The knives are out after the British government announced deep and wide-ranging budget cuts.
For the opposition, the reductions go too far, too soon. Shadow finance minister Alan Johnson attacked the plans as extreme.
He said: “I think this slash and burn approach runs the risk of damaging our economy. Yes, we have to get the deficit down, but we have to do it in a sure and steady way that ensures that there is some momentum in the private sector picking up, that we’ve got growth in the economy and not damaging those prospects by cutting too deeply and too quickly.”
The government though says it has no choice and having only been in office since May, is laying the blame at the feet of those now in opposition.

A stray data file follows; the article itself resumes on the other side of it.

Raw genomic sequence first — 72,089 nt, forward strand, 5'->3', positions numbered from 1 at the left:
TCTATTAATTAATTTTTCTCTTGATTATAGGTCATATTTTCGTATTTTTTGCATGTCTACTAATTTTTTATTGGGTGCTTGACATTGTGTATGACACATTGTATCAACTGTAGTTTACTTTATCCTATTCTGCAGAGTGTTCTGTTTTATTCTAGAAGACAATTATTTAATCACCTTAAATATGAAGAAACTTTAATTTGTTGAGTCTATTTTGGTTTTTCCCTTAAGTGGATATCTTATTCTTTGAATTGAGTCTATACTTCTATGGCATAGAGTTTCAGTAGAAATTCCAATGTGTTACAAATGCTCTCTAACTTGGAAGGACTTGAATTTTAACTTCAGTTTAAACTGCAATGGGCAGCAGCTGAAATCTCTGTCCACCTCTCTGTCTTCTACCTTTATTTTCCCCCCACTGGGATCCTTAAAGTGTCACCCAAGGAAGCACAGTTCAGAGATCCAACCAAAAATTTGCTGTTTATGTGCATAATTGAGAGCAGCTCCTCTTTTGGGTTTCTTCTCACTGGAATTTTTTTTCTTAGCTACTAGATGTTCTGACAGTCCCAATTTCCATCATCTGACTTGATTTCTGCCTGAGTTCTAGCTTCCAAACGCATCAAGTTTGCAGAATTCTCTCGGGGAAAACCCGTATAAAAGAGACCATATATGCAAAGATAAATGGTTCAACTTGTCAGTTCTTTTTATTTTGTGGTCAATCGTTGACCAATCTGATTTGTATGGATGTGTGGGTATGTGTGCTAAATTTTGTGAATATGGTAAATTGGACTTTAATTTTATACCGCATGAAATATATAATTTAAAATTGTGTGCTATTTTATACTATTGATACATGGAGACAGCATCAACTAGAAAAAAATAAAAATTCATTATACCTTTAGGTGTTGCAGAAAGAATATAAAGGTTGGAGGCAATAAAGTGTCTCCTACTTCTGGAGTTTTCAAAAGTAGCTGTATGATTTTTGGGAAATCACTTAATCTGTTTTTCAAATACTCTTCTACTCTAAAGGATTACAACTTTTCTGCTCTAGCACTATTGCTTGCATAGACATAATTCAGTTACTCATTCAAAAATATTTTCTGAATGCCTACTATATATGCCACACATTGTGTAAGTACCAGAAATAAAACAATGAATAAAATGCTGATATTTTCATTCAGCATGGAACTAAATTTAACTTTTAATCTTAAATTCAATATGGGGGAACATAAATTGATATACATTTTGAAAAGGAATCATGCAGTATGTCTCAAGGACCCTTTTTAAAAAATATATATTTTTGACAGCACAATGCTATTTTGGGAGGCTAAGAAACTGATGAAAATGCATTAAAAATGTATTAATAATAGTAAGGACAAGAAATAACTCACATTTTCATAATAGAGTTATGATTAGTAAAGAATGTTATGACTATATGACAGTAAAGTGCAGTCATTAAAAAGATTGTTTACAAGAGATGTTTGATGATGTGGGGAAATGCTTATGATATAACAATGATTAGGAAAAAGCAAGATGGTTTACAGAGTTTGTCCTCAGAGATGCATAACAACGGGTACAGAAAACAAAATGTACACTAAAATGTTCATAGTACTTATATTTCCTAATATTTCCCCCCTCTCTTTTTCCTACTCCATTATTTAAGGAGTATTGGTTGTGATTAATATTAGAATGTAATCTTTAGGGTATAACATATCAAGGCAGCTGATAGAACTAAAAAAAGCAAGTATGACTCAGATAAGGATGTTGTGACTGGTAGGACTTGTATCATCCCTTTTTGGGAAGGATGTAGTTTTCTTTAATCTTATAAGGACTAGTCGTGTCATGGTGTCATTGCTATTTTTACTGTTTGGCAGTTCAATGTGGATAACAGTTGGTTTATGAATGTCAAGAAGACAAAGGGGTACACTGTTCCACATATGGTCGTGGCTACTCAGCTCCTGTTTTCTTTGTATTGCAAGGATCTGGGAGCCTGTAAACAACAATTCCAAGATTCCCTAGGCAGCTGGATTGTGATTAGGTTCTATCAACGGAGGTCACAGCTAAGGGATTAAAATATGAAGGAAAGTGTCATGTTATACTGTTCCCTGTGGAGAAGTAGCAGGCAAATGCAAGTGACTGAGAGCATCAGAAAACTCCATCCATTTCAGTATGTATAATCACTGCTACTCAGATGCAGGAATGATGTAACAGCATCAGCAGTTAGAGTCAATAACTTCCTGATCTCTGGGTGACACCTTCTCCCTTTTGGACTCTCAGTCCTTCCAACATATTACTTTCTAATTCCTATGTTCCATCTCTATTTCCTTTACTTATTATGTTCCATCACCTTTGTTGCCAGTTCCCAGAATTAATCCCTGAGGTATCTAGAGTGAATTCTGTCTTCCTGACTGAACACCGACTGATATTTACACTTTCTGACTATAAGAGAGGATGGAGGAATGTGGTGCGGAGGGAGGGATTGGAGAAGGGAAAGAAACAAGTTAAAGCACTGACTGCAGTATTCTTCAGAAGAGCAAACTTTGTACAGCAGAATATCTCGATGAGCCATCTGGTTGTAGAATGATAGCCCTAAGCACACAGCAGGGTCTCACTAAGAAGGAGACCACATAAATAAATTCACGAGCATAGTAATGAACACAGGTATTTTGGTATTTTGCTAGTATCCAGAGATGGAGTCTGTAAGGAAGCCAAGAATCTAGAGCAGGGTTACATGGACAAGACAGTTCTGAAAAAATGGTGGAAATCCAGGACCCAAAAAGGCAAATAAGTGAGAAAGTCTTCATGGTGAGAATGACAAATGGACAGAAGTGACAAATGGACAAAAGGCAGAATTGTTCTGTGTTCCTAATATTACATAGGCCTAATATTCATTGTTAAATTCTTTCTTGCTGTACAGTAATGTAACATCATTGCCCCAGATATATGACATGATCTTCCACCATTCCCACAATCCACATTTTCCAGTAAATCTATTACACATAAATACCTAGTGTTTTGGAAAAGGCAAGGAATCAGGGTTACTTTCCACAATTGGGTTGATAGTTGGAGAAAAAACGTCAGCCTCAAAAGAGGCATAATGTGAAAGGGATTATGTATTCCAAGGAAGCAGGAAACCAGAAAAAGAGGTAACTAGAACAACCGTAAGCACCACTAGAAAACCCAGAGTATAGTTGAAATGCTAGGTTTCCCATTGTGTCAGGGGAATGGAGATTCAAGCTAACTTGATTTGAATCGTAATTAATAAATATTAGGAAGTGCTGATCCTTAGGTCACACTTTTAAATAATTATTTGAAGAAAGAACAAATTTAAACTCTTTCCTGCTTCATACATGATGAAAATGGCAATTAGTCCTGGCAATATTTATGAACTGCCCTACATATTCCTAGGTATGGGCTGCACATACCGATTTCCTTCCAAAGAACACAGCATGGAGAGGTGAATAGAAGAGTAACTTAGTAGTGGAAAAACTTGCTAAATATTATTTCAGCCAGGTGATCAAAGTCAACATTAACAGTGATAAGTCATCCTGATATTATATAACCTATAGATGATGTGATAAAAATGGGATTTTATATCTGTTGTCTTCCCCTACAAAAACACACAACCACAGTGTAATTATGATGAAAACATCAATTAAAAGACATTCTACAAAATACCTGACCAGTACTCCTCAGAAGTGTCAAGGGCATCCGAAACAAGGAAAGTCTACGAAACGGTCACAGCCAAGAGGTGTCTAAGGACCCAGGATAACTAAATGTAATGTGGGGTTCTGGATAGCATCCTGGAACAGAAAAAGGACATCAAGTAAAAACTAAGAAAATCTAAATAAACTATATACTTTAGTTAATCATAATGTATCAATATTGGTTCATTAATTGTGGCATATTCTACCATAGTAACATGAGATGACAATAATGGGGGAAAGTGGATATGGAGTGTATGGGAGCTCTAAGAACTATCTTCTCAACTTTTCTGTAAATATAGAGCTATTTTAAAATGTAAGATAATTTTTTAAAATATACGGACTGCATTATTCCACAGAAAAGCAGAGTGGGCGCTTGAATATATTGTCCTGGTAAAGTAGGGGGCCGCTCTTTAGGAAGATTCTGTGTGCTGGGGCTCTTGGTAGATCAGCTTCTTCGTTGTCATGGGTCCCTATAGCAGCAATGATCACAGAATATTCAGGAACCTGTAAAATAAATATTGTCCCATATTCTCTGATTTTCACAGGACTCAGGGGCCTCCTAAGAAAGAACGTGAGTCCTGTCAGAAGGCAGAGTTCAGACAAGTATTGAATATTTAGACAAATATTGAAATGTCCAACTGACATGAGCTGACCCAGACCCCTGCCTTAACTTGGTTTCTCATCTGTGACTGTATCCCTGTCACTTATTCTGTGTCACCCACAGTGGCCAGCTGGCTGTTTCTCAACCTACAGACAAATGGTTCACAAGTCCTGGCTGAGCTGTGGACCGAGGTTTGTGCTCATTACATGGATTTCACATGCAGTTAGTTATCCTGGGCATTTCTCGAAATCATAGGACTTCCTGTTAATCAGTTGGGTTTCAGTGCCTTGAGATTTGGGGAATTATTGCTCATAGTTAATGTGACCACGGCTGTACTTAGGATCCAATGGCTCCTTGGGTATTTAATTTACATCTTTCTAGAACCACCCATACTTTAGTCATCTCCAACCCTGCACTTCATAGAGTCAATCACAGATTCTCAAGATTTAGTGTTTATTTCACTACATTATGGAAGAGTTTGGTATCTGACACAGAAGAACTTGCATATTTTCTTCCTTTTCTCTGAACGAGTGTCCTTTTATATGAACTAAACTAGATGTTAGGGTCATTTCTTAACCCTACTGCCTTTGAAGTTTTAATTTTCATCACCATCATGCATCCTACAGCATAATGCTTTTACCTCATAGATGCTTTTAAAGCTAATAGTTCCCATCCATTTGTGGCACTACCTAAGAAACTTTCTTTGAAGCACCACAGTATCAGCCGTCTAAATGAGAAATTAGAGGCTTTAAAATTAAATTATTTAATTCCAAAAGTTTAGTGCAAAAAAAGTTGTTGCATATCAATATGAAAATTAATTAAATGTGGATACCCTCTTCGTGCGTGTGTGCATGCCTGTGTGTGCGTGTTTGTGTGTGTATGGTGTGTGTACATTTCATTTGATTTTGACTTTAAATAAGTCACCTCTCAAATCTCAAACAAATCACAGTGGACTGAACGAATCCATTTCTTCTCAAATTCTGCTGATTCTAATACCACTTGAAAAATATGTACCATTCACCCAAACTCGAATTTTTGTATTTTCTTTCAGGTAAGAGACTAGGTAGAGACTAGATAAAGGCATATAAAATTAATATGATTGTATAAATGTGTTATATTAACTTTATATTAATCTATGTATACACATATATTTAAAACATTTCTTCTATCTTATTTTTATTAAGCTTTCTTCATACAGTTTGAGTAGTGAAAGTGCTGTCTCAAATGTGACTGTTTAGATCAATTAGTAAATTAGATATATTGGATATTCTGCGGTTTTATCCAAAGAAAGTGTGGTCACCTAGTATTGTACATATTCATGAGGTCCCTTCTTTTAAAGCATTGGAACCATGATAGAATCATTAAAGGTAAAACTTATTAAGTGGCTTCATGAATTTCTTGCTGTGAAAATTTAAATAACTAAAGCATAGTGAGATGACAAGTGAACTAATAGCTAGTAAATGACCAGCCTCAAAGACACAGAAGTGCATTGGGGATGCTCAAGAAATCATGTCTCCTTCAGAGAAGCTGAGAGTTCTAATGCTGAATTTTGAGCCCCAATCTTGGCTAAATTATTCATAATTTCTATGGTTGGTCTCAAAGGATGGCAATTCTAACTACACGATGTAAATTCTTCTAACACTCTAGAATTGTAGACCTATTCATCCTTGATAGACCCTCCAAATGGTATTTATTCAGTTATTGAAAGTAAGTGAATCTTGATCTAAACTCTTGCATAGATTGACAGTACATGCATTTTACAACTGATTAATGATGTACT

Defending the cuts, finance minister George Osborne said: “Look, what I’d say is we are dealing decisively with this country’s debts, which we inherited from the last Labour government, and if we don’t take this road, this country will face economic ruin.”
The spending cuts were greeted with a small protest outside parliament.
Many analysts say the government is gambling on the private sector being able to absorb many of the public sector job losses. Should that not be the case, it will be much harder for George Osborne to stick to his guns.